• nanofibers;
  • DNA;
  • quantitative PCR;
  • EDC;
  • nanotechnology;
  • impalefection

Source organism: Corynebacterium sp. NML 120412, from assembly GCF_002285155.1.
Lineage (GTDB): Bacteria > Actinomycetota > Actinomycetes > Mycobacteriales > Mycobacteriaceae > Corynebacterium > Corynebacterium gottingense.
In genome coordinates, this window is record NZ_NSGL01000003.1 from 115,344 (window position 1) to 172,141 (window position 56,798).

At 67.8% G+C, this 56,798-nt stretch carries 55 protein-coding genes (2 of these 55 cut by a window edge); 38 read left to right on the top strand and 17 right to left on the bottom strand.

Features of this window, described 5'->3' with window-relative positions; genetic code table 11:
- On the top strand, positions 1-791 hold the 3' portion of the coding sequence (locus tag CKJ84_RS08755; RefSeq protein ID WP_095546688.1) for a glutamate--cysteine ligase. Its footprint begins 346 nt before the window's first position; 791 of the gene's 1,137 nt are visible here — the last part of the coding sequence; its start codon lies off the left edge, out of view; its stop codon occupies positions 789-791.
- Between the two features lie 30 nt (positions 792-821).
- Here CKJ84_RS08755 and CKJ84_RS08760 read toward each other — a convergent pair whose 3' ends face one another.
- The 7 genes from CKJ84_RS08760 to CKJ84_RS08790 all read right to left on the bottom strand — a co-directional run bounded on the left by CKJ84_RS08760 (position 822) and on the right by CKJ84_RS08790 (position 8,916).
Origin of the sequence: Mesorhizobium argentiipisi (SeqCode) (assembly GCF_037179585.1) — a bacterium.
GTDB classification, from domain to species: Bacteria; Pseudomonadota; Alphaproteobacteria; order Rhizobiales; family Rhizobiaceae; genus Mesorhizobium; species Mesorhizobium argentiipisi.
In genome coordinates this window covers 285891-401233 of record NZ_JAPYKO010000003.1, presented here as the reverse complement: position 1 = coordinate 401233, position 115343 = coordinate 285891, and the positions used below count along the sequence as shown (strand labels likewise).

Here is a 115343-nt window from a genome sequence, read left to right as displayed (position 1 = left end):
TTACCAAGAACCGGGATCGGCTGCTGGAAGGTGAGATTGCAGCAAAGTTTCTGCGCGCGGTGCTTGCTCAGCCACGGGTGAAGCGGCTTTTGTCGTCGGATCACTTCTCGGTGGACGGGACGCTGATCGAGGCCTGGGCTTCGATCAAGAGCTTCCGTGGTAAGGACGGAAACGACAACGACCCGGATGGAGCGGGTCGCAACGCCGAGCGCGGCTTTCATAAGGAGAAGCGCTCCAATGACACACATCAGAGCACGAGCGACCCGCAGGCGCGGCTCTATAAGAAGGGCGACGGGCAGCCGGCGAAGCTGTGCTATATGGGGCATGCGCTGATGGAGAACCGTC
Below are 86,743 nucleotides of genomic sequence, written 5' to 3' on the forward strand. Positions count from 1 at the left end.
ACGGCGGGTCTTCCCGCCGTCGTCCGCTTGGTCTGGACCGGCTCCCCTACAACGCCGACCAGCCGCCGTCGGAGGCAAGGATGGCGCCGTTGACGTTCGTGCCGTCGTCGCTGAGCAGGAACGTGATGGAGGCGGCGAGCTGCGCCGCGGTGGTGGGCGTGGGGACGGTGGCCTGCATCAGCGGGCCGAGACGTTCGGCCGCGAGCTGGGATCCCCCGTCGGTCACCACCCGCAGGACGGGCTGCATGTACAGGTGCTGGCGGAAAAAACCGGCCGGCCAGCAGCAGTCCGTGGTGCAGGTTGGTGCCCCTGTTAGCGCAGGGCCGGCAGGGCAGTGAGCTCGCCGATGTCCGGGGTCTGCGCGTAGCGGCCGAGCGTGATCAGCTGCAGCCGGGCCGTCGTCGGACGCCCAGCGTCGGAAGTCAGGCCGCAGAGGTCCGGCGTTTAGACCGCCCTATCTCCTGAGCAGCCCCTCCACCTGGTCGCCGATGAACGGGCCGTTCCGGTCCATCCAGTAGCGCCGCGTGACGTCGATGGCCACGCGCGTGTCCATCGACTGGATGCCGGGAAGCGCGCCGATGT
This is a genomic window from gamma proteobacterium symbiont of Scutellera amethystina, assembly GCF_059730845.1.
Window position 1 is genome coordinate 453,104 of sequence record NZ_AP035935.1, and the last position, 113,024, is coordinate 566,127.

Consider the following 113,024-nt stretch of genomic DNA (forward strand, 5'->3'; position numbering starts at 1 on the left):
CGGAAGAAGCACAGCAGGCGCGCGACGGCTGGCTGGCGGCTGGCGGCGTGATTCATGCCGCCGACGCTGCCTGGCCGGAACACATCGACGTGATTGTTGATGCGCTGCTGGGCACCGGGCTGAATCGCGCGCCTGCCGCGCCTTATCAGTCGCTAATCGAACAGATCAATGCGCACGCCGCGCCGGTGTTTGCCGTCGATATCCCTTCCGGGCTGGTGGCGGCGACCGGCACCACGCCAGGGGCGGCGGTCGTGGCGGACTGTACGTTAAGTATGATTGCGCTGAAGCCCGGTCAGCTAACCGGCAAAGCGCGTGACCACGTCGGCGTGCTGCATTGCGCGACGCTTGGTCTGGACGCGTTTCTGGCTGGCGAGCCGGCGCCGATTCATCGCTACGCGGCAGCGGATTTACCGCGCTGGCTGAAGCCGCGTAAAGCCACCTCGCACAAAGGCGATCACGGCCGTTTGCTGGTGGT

Vertically aligned carbon nanofibers (VACNFs) with immobilized DNA have been developed as a novel tool for direct physical introduction and expression of exogenous genes in mammalian cells. Immobilization of DNA base amines to the carboxylic acids on nanofibers can influence the accessibility and transcriptional activity of the DNA template, making it necessary to determine the number of accessible gene copies on nanofiber arrays. Polymerase chain reaction (PCR) and in vitro transcription (IVT) were used to investigate the transcriptional accessibility of DNA tethered to VACNFs by correlating the yields of both IVT and PCR to that of non-tethered, free DNA. Yields of the promoter region and promoter/gene region of bound DNA plasmid were high. Amplification using primers designed to cover 80% of the plasmid failed to yield any product. These results are consistent with tethered, longer DNA sequences having a higher probability of interfering with the activity of DNA and RNA polymerases. Quantitative PCR (qPCR) was used to quantify the number of accessible gene copies tethered to nanofiber arrays. Copy numbers of promoters and reporter genes were quantified and compared to non-tethered DNA controls. In subsequent reactions of the same nanofiber arrays, DNA yields decreased dramatically in the non-tethered control, while the majority of tethered DNA was retained on the arrays. This decrease could be explained by the presence of DNA which is non-tethered to all samples and released during the assay. This investigation shows the applicability of these methods for monitoring DNA immobilization techniques. Biotechnol. Bioeng. 2007;97: 680–688. © 2006 Wiley Periodicals, Inc.